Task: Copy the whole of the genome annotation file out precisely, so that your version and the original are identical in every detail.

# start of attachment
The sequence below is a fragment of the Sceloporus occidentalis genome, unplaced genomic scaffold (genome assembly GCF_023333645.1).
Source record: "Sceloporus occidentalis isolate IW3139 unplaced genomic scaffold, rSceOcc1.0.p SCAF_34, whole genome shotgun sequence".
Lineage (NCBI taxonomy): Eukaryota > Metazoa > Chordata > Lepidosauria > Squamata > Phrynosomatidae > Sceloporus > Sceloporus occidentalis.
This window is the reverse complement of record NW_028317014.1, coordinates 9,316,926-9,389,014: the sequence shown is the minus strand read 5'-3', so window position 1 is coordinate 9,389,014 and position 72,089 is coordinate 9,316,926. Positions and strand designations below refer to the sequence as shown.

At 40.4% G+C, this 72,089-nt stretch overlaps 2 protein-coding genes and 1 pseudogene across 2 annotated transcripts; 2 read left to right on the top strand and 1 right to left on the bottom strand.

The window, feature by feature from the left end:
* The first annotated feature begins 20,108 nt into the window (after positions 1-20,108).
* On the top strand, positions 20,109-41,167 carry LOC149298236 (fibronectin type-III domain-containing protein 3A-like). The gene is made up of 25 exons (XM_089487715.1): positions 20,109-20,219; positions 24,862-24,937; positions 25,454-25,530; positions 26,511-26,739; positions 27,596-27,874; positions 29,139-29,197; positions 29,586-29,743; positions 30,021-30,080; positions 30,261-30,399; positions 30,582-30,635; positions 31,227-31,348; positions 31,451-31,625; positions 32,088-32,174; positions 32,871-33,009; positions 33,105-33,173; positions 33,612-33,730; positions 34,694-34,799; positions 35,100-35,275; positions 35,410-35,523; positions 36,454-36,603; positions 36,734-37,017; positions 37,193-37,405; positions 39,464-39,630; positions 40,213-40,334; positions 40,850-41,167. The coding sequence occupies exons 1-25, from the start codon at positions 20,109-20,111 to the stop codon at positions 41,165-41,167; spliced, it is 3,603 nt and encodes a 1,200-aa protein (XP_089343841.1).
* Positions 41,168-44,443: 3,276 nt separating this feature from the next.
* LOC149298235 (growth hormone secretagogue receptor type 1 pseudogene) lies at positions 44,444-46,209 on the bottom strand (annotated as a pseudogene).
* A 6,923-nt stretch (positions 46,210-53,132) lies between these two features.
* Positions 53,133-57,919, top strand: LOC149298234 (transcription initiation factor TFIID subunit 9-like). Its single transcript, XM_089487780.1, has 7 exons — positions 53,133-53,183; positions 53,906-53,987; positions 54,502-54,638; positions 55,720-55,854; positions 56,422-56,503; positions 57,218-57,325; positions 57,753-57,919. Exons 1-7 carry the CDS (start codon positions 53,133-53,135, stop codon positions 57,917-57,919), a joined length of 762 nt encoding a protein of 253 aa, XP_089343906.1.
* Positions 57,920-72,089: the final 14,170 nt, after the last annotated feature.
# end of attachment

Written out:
The sequence below is a fragment of the Sceloporus occidentalis genome, unplaced genomic scaffold (genome assembly GCF_023333645.1).
Source record: "Sceloporus occidentalis isolate IW3139 unplaced genomic scaffold, rSceOcc1.0.p SCAF_34, whole genome shotgun sequence".
Lineage (NCBI taxonomy): Eukaryota > Metazoa > Chordata > Lepidosauria > Squamata > Phrynosomatidae > Sceloporus > Sceloporus occidentalis.
This window is the reverse complement of record NW_028317014.1, coordinates 9,316,926-9,389,014: the sequence shown is the minus strand read 5'-3', so window position 1 is coordinate 9,389,014 and position 72,089 is coordinate 9,316,926. Positions and strand designations below refer to the sequence as shown.

At 40.4% G+C, this 72,089-nt stretch overlaps 2 protein-coding genes and 1 pseudogene across 2 annotated transcripts; 2 read left to right on the top strand and 1 right to left on the bottom strand.

The window, feature by feature from the left end:
* The first annotated feature begins 20,108 nt into the window (after positions 1-20,108).
* On the top strand, positions 20,109-41,167 carry LOC149298236 (fibronectin type-III domain-containing protein 3A-like). The gene is made up of 25 exons (XM_089487715.1): positions 20,109-20,219; positions 24,862-24,937; positions 25,454-25,530; positions 26,511-26,739; positions 27,596-27,874; positions 29,139-29,197; positions 29,586-29,743; positions 30,021-30,080; positions 30,261-30,399; positions 30,582-30,635; positions 31,227-31,348; positions 31,451-31,625; positions 32,088-32,174; positions 32,871-33,009; positions 33,105-33,173; positions 33,612-33,730; positions 34,694-34,799; positions 35,100-35,275; positions 35,410-35,523; positions 36,454-36,603; positions 36,734-37,017; positions 37,193-37,405; positions 39,464-39,630; positions 40,213-40,334; positions 40,850-41,167. The coding sequence occupies exons 1-25, from the start codon at positions 20,109-20,111 to the stop codon at positions 41,165-41,167; spliced, it is 3,603 nt and encodes a 1,200-aa protein (XP_089343841.1).
* Positions 41,168-44,443: 3,276 nt separating this feature from the next.
* LOC149298235 (growth hormone secretagogue receptor type 1 pseudogene) lies at positions 44,444-46,209 on the bottom strand (annotated as a pseudogene).
* A 6,923-nt stretch (positions 46,210-53,132) lies between these two features.
* Positions 53,133-57,919, top strand: LOC149298234 (transcription initiation factor TFIID subunit 9-like). Its single transcript, XM_089487780.1, has 7 exons — positions 53,133-53,183; positions 53,906-53,987; positions 54,502-54,638; positions 55,720-55,854; positions 56,422-56,503; positions 57,218-57,325; positions 57,753-57,919. Exons 1-7 carry the CDS (start codon positions 53,133-53,135, stop codon positions 57,917-57,919), a joined length of 762 nt encoding a protein of 253 aa, XP_089343906.1.
* Positions 57,920-72,089: the final 14,170 nt, after the last annotated feature.